| Volume 59 | Number 3
Understanding Learning Differences
Welcome to EL Extra. We have designed questions to help you and your colleagues foster meaningful discussions around this issue of Educational Leadership.
These questions will not cover all aspects of this issue, but we hope that they will help you generate a conversation around key ideas. Feel free to adapt the questions to be more relevant to your school or school district. Although you can consider many of the questions on your own, we encourage you to use them in pairs, small groups, or even large study groups.
What do we know about learning and development? In "Webs of Skill: How Students Learn" (p. 6), Kurt W. Fisher and L. Todd Rose show the variations of development that are evident among students and within each student. Understanding learning differences entails understanding variations not only in a class of individuals, but also within each individual.
In small groups, examine your own learning differences. Who relies primarily on visual information? Who prefers to listen to sounds and music to learn? Who prefers to act out or model knowledge? Do individuals in the group use one kind of learning for some subjects and other kinds of learning for other subjects?
Fischer and Rose also point out that learners can often perform at an optimal level with strong contextual support before they are able to perform independently at a functional level. Consider their example (p. 11) of the adult who understands difficult concepts when in class but cannot articulate them to others afterwards. Share examples of how you needed a lot of contextual support before being able to work with knowledge or a skill at a functional level.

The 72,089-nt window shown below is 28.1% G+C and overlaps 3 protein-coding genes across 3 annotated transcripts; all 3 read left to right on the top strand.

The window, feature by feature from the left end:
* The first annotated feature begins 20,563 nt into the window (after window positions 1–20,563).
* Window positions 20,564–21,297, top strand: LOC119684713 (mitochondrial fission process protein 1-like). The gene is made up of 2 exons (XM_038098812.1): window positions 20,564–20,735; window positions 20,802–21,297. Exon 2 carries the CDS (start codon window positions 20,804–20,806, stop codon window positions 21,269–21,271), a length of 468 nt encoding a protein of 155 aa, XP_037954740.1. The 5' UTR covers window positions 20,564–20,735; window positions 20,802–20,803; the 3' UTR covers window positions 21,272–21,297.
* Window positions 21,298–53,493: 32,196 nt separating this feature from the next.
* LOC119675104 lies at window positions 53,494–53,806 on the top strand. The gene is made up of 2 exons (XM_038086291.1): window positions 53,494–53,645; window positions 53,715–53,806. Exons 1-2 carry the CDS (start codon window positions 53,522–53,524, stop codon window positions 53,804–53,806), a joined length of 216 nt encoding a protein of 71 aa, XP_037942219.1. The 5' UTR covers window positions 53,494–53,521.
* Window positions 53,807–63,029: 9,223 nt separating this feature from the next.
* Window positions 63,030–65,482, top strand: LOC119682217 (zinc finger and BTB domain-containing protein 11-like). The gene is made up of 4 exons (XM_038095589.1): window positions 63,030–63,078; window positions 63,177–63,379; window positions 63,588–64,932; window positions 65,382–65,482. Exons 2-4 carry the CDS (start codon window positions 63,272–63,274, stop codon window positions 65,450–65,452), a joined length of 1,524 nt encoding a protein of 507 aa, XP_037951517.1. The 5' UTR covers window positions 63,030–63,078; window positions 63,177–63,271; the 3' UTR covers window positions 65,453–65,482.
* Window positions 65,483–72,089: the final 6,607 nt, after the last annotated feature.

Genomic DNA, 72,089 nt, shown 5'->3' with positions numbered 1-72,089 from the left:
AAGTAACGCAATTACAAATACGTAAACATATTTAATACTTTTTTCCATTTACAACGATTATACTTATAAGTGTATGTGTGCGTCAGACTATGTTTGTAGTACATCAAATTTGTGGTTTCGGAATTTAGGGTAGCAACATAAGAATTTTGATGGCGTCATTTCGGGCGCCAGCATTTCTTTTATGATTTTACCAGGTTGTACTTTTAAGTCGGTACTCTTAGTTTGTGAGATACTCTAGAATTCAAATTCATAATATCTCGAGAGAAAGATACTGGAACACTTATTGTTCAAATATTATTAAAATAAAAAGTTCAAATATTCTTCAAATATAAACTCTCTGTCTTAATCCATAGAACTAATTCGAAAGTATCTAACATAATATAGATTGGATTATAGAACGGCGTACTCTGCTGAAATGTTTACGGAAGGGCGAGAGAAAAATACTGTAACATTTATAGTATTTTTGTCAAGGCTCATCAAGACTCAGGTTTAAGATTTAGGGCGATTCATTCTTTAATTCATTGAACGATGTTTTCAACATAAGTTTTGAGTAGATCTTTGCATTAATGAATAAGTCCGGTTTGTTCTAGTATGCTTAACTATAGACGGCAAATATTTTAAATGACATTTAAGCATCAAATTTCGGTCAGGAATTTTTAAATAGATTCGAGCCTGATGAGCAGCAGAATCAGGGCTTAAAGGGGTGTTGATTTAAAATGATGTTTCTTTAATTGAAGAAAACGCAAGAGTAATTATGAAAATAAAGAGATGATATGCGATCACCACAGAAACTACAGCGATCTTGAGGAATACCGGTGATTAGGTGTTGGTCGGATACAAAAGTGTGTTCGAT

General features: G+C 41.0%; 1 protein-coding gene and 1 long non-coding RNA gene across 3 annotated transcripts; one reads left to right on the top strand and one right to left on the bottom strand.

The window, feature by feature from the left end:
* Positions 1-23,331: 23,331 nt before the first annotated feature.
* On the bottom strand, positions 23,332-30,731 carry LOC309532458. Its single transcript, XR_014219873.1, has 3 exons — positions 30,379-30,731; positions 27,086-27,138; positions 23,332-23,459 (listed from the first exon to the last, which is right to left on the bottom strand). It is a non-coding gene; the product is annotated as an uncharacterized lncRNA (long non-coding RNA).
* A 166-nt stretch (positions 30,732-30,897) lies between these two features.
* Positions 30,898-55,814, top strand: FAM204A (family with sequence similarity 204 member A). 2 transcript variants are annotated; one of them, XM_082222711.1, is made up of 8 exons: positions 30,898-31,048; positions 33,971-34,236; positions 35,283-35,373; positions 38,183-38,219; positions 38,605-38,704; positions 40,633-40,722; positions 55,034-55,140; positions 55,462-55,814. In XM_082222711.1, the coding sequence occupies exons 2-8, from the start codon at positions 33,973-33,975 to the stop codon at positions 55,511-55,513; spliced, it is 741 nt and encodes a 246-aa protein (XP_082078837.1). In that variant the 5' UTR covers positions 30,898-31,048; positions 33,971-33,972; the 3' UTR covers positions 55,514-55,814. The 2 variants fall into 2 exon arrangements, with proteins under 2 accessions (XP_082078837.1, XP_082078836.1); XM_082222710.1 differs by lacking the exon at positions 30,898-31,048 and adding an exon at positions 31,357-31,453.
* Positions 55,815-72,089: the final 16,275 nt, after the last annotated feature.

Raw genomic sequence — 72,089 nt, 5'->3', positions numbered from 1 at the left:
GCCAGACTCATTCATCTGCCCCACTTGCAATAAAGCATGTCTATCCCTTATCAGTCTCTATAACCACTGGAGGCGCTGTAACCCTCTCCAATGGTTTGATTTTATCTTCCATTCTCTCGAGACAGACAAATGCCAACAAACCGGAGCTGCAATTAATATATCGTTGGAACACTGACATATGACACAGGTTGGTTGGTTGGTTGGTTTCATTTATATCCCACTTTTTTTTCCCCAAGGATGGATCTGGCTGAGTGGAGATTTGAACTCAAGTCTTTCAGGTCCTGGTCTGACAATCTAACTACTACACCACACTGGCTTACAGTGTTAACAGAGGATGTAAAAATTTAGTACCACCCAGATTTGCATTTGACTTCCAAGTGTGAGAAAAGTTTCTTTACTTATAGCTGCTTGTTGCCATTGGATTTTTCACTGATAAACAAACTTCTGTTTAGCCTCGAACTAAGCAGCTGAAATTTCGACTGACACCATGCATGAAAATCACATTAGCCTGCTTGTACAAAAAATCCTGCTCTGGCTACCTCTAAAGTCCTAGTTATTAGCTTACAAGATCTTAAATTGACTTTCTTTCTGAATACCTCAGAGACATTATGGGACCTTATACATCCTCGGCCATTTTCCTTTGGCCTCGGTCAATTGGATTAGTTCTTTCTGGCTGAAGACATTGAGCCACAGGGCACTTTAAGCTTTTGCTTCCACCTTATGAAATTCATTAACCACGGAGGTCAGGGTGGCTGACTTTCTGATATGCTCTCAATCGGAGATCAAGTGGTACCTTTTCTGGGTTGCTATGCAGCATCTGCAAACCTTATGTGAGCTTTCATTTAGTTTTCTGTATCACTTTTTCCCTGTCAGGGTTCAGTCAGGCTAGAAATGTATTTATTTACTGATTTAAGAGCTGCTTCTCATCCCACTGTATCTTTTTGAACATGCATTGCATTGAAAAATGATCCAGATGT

At a larger meeting, make a group presentation of the learning differences you discovered among and within individuals. How do these examples offer insights into how students learn?
Now, uncover the math child within by reading Marcia D'Arcangelo's interview with neuropsychologist Brian Butterworth ("Wired for Mathematics,” p. 14). What can lions teach us about math? What difference does it make if we know the area of the brain responsible for math? Was Barbie right—are there really gender differences in our ability to learn math? How do we promote understanding for our students—not just rote drill?
According to Thomas Armstrong (“IKSWAL: Interesting Kids Saddled with Alienating Labels,” p. 38), we often label children too much—to the detriment of their academic careers and their emotional well-being. Should we then speak of learning differences, not disabilities? Armstrong believes that even the term learning difference is a euphemism for an “alienating” label. For different perspectives on learning disabilities and disorders, read the articles by Rosemary Tannock and Rhonda Martinussen (p. 20), Dorothy M. Vacca (p. 26), Eric Jensen (p. 32), Armstrong (p. 38), and Jennifer Piehler Zickel and Ellen Arnold (p. 71). In pairs, taking one article for each twosome, summarize and defend the premise of each article. What are some differences in the authors' positions? What are some similarities?